CellCept  – (Mycophenolic Acid)

CellCept is the brand name for the drug also known as mycophenolic acid – an immunosuppressant used to treat a variety of medical conditions; – organ transplant rejection to autoimmune and inflammatory conditions such as systemic lupus erythematosus. This drug is taken orally where it is absorbed and processed by the liver into its active form which inhibits a specific enzyme: inosine monophosphate dehydrogenase. Without this key enzyme, specialized cells of the immune system cannot replicate their DNA. Therefore, this drug strongly suppresses immune responses with only minimal damage to other cells. Due to its properties it is widely used to combat many diseases that are caused by the immune system.

The immune system is a bodily function that normally works to protect our own cells from harmful invaders such as bacteria and viruses. While this is usually a good thing, it can turn against us in cases such as transplant organ rejection. In this situation, a patient received an organ from another person, a kidney for example, and cannot survive without it. However, the immune system correctly recognizes the new kidney as not-self, and begins to mount an attack against the perceived invader. If it were not for mycophenolic acid and drugs like it operations such as heart, kidney, and lung transplants would not work. However, this is not the only situation in which the body’s immune system works against the well-being of the patent – sometimes a person’s immune system attacks its own body! The mainstay of treatment for these diseases include immunosuppressants like Cellcept. Some examples of dermatologic autoimmune diseases treated with mycophenolic acid include psoriasis, pemphigus vulgaris, systemic lupus erythematosus, and Bechet’s disease.

One of the major side effects of CellCept is the consequence of having a suppressed immune system: increased risk of infection. While suppressing the immune system of patients with autoimmune diseases will lessen their symptoms, it will also reduce the body’s ability to defend itself against actual inavders. Therefore, people taking CellCept should be extra careful to take precautions to avoid infections, and should go to their doctor if infections do occur. However, this not its only side effect, as people who take this medication may also experience gastrointestinal upset such as nausea, diarrhea, and vomiting. Furthermore, this drug not only reduces number of specialized immune cells but also red blood cells and other white blood cells which may result in anemia – a state in which a person’s blood has an impaired ability to deliver oxygen to tissues. In some rare cases new malignancies such as lymphoma are thought to be related to mycophenolic acid exposure.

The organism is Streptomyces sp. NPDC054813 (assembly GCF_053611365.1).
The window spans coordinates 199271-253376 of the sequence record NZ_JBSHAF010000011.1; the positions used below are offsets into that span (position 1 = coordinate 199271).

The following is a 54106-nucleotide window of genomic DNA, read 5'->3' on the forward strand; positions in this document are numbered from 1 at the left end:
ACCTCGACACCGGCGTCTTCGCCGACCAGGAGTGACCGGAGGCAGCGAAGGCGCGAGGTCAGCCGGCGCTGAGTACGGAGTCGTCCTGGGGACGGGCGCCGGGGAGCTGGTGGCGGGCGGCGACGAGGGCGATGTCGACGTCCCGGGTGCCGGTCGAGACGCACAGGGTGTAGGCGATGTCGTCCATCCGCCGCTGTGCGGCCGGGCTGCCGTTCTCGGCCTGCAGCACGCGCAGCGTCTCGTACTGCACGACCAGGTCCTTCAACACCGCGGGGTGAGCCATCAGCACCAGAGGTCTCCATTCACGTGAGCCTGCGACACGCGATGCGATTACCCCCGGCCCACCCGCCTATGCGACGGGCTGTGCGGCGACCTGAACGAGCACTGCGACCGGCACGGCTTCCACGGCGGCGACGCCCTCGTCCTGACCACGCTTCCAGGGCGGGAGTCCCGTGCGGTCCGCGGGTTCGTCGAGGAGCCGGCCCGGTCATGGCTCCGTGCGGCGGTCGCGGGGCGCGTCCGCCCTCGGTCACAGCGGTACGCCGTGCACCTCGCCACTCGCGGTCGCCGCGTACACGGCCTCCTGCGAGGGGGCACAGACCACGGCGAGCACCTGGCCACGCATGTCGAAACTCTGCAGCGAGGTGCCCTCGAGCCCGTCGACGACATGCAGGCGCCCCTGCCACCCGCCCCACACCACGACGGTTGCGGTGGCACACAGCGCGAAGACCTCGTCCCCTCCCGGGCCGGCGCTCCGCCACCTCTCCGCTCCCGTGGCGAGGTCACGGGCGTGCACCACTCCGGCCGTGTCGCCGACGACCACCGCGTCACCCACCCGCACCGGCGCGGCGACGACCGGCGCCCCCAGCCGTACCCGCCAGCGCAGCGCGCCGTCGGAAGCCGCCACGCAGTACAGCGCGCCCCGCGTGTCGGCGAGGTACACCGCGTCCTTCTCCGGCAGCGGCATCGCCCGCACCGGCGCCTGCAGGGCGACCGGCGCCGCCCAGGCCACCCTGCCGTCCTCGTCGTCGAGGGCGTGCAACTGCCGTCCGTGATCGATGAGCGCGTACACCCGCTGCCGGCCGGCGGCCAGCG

However, this drug is relatively new in its usages, especially with its new applications in treating autoimmune diseases. CellCept and drugs like it have given people new life, but the side effects may be prohibitive for many patients. Immunosuppressive drugs are being actively researched and new formulations are being discovered that enhance the drug’s therapeutic effect while lessening adverse side effects. The future is hopeful.

 

Mycophenolic acid ball and stick

Photo courtesy of Marina Vladivostok (Own work), via Wikimedia Commons

* Results and your patient experience may vary